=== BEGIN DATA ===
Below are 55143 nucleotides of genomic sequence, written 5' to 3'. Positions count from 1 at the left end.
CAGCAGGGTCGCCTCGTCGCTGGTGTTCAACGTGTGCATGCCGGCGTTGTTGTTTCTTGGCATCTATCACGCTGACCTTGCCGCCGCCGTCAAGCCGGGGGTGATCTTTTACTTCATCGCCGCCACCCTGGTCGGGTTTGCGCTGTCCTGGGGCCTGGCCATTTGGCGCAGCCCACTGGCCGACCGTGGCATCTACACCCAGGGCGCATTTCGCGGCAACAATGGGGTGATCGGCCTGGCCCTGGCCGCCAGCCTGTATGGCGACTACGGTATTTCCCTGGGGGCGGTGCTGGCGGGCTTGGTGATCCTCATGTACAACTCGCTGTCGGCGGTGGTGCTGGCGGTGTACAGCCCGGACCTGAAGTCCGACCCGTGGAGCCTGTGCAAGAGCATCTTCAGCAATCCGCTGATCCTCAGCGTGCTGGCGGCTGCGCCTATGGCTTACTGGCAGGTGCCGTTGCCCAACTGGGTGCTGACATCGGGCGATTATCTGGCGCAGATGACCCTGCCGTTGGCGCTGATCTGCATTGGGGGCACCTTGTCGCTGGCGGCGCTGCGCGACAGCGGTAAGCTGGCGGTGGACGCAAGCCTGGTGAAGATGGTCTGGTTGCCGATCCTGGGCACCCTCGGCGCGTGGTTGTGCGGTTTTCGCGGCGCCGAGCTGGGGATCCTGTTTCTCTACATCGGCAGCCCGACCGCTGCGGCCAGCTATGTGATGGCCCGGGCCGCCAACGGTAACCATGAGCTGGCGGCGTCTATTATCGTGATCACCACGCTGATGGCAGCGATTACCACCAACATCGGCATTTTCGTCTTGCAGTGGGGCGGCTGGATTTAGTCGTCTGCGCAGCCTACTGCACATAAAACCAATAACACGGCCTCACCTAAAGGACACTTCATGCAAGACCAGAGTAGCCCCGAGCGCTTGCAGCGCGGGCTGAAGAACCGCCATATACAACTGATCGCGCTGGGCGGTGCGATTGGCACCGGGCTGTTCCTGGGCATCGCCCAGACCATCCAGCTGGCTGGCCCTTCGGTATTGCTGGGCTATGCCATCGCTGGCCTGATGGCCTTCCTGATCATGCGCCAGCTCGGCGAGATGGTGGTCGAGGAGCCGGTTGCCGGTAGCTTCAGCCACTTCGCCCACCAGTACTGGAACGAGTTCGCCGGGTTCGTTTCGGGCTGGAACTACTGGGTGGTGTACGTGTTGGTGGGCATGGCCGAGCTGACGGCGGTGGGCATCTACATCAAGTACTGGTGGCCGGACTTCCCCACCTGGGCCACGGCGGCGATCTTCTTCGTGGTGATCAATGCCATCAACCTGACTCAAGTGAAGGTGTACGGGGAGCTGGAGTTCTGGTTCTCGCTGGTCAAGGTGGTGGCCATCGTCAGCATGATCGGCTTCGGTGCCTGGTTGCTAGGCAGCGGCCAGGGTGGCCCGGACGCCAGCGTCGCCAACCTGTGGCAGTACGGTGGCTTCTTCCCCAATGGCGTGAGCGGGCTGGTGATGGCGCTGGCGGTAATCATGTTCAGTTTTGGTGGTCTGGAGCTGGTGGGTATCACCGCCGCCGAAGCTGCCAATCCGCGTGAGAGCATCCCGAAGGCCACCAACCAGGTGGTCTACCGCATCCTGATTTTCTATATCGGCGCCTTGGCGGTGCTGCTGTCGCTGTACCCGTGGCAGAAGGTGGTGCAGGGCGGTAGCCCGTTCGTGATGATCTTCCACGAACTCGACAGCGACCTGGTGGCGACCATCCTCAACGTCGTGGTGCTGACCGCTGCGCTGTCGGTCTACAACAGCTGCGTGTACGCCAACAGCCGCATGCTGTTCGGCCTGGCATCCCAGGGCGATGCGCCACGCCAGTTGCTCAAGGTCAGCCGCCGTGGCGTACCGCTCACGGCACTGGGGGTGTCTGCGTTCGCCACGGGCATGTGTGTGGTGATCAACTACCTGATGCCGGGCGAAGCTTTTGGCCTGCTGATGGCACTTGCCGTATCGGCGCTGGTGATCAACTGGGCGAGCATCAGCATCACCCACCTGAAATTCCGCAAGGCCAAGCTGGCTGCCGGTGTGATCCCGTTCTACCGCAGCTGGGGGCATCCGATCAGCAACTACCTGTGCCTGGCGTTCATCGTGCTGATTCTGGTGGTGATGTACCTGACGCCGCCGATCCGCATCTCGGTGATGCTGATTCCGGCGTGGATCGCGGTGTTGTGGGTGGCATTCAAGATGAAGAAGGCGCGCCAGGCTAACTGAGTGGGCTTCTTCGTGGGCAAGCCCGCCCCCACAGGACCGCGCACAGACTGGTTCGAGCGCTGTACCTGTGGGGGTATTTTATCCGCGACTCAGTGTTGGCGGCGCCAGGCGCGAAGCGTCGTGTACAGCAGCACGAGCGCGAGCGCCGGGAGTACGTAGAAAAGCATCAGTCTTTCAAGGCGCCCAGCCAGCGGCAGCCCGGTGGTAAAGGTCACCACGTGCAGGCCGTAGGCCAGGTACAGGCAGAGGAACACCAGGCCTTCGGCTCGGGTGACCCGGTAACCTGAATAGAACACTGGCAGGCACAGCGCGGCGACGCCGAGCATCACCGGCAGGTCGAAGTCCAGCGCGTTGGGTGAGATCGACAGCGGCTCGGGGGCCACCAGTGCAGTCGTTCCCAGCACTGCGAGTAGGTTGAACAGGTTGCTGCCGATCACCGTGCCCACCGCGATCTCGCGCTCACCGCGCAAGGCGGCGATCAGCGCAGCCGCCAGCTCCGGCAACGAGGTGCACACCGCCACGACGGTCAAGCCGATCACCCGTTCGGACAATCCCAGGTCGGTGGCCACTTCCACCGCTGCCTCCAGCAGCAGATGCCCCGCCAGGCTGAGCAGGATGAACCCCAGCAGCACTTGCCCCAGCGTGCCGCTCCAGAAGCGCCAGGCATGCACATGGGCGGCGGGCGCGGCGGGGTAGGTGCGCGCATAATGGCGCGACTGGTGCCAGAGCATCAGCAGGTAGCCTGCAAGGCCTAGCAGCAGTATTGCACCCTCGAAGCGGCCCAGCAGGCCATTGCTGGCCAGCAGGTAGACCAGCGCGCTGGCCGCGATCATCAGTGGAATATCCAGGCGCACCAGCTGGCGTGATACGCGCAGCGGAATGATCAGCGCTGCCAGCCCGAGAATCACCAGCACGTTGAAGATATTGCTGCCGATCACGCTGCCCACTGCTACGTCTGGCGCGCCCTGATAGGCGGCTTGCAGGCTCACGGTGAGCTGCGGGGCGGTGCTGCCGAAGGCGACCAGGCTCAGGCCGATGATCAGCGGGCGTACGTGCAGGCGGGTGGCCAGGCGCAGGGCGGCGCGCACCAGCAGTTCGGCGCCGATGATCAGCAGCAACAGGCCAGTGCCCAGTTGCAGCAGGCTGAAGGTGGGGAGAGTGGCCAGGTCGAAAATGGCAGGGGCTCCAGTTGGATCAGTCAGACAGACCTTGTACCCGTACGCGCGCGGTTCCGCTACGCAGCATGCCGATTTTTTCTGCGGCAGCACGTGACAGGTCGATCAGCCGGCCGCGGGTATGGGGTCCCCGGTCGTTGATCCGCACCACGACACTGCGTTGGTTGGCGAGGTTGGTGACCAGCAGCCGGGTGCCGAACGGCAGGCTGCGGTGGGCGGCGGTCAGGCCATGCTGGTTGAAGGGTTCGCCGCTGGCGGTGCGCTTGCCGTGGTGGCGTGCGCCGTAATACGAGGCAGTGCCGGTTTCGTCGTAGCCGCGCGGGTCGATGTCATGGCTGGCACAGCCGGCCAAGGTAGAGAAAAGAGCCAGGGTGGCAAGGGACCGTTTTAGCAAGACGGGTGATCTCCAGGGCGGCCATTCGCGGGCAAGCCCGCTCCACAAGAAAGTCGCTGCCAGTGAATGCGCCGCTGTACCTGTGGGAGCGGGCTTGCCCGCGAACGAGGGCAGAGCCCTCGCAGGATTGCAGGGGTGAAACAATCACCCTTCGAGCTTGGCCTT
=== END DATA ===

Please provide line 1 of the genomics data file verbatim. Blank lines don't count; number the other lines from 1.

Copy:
Below are 55143 nucleotides of genomic sequence, written 5' to 3'. Positions count from 1 at the left end.